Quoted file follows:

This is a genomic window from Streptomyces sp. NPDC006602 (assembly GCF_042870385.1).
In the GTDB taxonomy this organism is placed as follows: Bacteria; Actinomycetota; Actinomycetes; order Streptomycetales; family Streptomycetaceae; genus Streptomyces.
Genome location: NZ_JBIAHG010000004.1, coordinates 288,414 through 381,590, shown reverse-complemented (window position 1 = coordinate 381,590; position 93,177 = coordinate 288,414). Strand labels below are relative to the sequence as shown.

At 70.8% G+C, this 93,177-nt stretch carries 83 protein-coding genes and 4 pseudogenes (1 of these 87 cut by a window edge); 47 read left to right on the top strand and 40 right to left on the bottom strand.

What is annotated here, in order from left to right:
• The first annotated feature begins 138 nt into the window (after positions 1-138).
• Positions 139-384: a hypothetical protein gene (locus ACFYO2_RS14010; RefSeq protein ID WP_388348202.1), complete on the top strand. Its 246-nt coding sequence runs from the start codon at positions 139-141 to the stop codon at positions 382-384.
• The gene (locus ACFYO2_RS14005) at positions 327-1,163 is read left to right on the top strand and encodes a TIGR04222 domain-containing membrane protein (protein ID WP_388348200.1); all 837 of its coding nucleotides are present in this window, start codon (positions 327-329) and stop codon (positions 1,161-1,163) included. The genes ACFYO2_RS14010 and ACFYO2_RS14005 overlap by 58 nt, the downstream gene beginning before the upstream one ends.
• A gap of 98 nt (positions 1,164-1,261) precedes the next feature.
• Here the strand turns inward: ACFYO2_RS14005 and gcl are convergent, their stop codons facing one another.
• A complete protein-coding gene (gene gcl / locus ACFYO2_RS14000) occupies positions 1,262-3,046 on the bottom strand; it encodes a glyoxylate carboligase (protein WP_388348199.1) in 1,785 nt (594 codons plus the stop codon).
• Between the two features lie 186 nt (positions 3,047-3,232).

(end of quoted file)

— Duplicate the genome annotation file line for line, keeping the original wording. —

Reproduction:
This is a genomic window from Streptomyces sp. NPDC006602 (assembly GCF_042870385.1).
In the GTDB taxonomy this organism is placed as follows: Bacteria; Actinomycetota; Actinomycetes; order Streptomycetales; family Streptomycetaceae; genus Streptomyces.
Genome location: NZ_JBIAHG010000004.1, coordinates 288,414 through 381,590, shown reverse-complemented (window position 1 = coordinate 381,590; position 93,177 = coordinate 288,414). Strand labels below are relative to the sequence as shown.

At 70.8% G+C, this 93,177-nt stretch carries 83 protein-coding genes and 4 pseudogenes (1 of these 87 cut by a window edge); 47 read left to right on the top strand and 40 right to left on the bottom strand.

What is annotated here, in order from left to right:
• The first annotated feature begins 138 nt into the window (after positions 1-138).
• Positions 139-384: a hypothetical protein gene (locus ACFYO2_RS14010; RefSeq protein ID WP_388348202.1), complete on the top strand. Its 246-nt coding sequence runs from the start codon at positions 139-141 to the stop codon at positions 382-384.
• The gene (locus ACFYO2_RS14005) at positions 327-1,163 is read left to right on the top strand and encodes a TIGR04222 domain-containing membrane protein (protein ID WP_388348200.1); all 837 of its coding nucleotides are present in this window, start codon (positions 327-329) and stop codon (positions 1,161-1,163) included. The genes ACFYO2_RS14010 and ACFYO2_RS14005 overlap by 58 nt, the downstream gene beginning before the upstream one ends.
• A gap of 98 nt (positions 1,164-1,261) precedes the next feature.
• Here the strand turns inward: ACFYO2_RS14005 and gcl are convergent, their stop codons facing one another.
• A complete protein-coding gene (gene gcl / locus ACFYO2_RS14000) occupies positions 1,262-3,046 on the bottom strand; it encodes a glyoxylate carboligase (protein WP_388348199.1) in 1,785 nt (594 codons plus the stop codon).
• Between the two features lie 186 nt (positions 3,047-3,232).